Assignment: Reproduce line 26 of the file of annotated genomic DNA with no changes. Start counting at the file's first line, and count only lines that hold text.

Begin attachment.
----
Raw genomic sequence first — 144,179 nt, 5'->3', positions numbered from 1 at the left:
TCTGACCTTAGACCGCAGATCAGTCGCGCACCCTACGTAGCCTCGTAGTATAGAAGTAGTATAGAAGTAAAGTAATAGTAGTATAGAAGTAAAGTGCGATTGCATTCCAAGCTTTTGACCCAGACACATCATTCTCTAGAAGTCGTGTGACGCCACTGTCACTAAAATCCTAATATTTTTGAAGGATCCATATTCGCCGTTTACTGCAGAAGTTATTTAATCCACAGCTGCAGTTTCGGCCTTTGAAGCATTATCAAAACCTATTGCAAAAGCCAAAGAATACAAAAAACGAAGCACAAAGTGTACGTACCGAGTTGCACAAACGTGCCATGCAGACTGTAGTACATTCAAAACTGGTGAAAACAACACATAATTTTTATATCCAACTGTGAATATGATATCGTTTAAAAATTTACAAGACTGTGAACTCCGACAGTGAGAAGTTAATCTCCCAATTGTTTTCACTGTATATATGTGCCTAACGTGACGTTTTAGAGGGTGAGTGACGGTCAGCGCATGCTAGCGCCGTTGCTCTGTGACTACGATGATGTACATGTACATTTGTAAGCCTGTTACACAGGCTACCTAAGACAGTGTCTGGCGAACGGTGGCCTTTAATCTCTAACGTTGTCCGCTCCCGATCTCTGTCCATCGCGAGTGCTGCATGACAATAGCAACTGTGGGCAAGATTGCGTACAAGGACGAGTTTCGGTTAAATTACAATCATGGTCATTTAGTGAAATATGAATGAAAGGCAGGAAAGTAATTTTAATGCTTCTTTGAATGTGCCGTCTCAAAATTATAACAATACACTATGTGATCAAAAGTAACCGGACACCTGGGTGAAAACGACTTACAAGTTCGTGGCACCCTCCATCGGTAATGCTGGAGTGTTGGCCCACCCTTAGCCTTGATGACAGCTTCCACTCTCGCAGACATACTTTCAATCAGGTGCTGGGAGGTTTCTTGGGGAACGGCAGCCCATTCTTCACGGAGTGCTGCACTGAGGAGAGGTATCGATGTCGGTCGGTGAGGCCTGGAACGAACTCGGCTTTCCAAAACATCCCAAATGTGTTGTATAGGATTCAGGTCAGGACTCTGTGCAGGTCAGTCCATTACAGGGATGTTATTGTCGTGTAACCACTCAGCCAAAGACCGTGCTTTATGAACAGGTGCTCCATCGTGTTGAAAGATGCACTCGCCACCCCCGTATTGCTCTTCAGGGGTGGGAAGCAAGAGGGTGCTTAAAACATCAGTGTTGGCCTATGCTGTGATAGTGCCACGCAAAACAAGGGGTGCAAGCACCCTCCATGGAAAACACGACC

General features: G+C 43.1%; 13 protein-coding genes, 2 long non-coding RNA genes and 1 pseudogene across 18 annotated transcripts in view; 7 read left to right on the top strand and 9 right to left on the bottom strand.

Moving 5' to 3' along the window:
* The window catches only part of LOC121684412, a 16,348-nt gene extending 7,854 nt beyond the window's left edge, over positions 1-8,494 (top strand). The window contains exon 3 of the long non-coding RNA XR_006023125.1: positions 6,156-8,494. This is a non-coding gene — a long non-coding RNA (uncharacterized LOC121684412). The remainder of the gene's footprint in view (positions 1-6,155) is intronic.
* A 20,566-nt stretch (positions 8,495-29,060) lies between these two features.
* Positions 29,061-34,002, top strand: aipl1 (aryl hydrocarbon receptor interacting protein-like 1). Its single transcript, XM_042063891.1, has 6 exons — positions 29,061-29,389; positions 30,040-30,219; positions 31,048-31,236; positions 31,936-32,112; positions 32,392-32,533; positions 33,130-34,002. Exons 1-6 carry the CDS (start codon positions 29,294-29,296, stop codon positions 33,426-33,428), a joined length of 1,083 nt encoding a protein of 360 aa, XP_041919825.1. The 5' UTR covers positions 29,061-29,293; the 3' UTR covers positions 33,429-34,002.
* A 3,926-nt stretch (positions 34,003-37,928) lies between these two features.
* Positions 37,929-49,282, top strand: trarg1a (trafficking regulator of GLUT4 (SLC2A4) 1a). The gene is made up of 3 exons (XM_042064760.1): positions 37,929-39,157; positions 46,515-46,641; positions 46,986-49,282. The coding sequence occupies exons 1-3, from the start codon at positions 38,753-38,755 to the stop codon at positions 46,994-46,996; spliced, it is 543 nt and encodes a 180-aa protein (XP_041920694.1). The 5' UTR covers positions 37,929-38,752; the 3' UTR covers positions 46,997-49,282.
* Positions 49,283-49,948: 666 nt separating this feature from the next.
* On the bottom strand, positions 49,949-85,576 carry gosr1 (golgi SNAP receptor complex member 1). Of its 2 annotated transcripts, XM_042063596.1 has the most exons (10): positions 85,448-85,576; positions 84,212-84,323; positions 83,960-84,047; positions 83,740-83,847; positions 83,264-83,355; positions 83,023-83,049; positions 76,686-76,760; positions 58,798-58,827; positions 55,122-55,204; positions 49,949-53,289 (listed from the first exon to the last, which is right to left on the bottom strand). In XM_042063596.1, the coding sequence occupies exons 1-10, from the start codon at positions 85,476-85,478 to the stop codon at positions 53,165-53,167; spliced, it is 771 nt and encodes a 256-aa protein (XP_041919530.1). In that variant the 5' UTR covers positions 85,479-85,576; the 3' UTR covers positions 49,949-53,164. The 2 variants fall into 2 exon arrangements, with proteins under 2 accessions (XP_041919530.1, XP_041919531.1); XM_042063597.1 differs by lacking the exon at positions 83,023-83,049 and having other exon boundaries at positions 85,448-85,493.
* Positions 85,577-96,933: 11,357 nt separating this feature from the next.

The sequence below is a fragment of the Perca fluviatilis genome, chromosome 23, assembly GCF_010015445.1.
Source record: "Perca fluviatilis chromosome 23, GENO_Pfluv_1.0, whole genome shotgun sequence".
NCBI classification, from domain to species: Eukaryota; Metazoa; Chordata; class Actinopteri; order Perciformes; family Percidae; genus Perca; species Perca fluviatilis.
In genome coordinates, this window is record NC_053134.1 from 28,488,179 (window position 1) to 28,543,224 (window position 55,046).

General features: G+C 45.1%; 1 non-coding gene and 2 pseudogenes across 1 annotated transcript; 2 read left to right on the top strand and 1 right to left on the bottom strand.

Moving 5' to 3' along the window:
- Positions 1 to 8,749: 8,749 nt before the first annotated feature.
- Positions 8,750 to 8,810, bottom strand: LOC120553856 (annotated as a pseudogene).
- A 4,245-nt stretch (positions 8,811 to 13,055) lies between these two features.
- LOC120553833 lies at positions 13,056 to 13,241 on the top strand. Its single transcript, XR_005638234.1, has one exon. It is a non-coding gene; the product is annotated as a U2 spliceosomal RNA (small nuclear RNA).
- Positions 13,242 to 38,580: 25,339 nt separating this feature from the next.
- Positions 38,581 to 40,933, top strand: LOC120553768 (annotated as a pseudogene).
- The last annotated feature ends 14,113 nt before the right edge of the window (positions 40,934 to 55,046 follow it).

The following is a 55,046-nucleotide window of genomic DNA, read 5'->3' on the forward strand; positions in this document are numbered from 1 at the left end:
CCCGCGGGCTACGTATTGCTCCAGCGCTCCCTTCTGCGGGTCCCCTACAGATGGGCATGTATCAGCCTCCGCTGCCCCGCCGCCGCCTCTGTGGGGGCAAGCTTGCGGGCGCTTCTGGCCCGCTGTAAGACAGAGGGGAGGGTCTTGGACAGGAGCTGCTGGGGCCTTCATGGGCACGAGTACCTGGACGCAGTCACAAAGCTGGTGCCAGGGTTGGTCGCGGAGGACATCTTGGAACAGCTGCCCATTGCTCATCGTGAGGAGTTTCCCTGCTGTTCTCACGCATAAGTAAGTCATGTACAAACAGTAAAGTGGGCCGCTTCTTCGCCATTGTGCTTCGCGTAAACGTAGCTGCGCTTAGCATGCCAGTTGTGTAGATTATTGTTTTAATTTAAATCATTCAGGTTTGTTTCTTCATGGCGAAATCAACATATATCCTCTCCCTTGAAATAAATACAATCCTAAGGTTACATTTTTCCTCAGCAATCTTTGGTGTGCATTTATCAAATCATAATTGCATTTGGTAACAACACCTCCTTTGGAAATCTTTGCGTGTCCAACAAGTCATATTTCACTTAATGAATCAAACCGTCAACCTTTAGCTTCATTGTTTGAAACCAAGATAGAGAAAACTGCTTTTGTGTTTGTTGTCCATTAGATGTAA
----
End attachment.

The following is a 55,046-nucleotide window of genomic DNA, read 5'->3' on the forward strand; positions in this document are numbered from 1 at the left end: